6137 Tunan

Saab 29 "Flygande Tunnan"

Yellow • 2017
Autor(zy)Mikael Forslund
IlustratorThierry Vallet
Data wydania2017-02-27
Nr katalogowy6137
KategoriaAvailable KategoriaDostępne
Format192 stron (192 w kolorze)
Cena90.00 PLN Cena19.00 GBP

The Saab 29, called “Flygande Tunnan” (English: "The flying barrel") was a Swedish fighter designed and manufactured by SAAB in the 1940s. It was Sweden's second turbojet-powered combat aircraft, the first being the Saab 21R; additionally, it was the first Western European fighter to be produced with swept wing after the war, the Me 262 being the first during WWII.

Despite its rotund appearance, from which its name derives, the SAAB 29 was a fast and agile aircraft for its era. It served effectively in both fighter and fighter-bomber roles into the 1970s.

This book is the most comprehensive on the Tunnan yet published, with numerous photographs of the aircraft in service, several of which have never been published before, walkaround photographs of the preserved aircraft, illustrations from contemporary manuals, and colour artwork.


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  • ModelingMadness.com • 2017-05-15


    Mikael Forslund


    Mushroom Models Publications


    $39.00 from www.casematepublishing.com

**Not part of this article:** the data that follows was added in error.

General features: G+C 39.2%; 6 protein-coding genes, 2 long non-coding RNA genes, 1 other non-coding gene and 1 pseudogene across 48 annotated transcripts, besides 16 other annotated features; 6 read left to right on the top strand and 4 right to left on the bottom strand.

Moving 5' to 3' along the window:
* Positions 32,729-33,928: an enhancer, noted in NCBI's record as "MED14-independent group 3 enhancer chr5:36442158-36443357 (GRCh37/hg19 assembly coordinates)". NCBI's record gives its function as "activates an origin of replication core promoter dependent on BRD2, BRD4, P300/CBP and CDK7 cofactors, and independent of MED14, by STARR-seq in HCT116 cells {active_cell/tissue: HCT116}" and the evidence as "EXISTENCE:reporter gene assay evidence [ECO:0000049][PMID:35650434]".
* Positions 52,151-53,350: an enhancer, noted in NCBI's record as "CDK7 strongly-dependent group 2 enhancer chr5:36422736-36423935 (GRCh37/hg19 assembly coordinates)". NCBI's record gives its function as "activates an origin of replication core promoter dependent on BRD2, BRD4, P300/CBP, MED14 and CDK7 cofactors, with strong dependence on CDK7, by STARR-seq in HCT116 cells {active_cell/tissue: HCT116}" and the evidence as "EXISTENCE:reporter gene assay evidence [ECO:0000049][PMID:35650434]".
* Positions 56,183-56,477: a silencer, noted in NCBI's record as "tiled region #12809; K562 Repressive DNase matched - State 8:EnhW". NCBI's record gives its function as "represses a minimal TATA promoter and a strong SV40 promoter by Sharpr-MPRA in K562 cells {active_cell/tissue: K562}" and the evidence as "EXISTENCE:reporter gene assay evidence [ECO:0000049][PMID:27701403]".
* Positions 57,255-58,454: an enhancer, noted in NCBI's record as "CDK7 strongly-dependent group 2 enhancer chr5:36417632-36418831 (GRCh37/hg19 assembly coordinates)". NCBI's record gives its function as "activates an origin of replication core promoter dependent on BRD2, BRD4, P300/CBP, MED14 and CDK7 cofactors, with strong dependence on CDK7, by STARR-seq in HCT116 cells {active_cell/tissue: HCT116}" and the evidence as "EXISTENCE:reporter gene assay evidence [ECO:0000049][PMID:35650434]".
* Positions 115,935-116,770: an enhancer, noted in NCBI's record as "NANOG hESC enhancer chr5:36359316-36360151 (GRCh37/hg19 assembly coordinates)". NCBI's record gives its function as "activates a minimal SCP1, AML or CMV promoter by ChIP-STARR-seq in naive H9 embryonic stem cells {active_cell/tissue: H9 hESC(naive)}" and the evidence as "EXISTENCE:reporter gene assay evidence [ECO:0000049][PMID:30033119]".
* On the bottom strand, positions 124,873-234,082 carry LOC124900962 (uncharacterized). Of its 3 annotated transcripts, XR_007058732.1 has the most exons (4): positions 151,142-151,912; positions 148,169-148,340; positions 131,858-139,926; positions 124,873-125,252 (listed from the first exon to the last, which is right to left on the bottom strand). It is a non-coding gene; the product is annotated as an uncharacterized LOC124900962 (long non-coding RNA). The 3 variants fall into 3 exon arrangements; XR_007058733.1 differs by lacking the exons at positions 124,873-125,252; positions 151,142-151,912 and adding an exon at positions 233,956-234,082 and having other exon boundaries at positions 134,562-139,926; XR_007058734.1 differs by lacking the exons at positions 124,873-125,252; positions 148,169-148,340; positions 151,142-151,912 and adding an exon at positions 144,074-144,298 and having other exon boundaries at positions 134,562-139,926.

Scott Van Aken

    Notes: 192 pages, Softbound. ISBN: 978-83-65281-34-0, #8117

    The Saab 29, often called the 'flying barrel' due to its rather rotund shape, was Sweden and indeed, Europe's first production swept wing fighter. Designed with some input from the body of work of German WWII designers, the aircraft was powered by a license built RR Ghost centrifugal flow turbojet engine. Due to the requirements of the engine, the J.29 has a short intake and exhaust. This required a more direct method of feeding the engine with air rather than the usual 'cheek' intakes of other single engine fighters of the time. With this requirement and the need to carry fuel and other military equipment, you get the sort of 'guppy' look of the aircraft. Other neat items used was a nose wheel steering unit, something that was not the norm at the time.

    The Saab 29 was built in several versions. Most were the J fighter versions, though there were A attack planes and S reconnaissance versions. As with every aircraft the 29 went through a number of upgrades. One was the use of an afterburning engine and another was a 'dogtooth' wing leading edge. The ultimate Saab 29, the J.29F, were all rebuilds of earlier versions, and these were the ones that served in greater numbers and for the longest time.

    The J.29 had a distinguished combat career as well, operating in the Congo during the early 1960s as part of a UN force that was operating against the breakaway province of Katanga. Though used mostly for ground attack, they did shoot down a plane or two and during the last year of the war, started sporting an interesting camouflage scheme. Interestingly, these were all the initial production J.29A versions as it was felt the oldest versions would be the easiest to maintain. In fact, thanks to a constant supply of spares from home, they were. With the conflict at an end, most of the J.29s were destroyed in country, saving the expense of bringing them back home.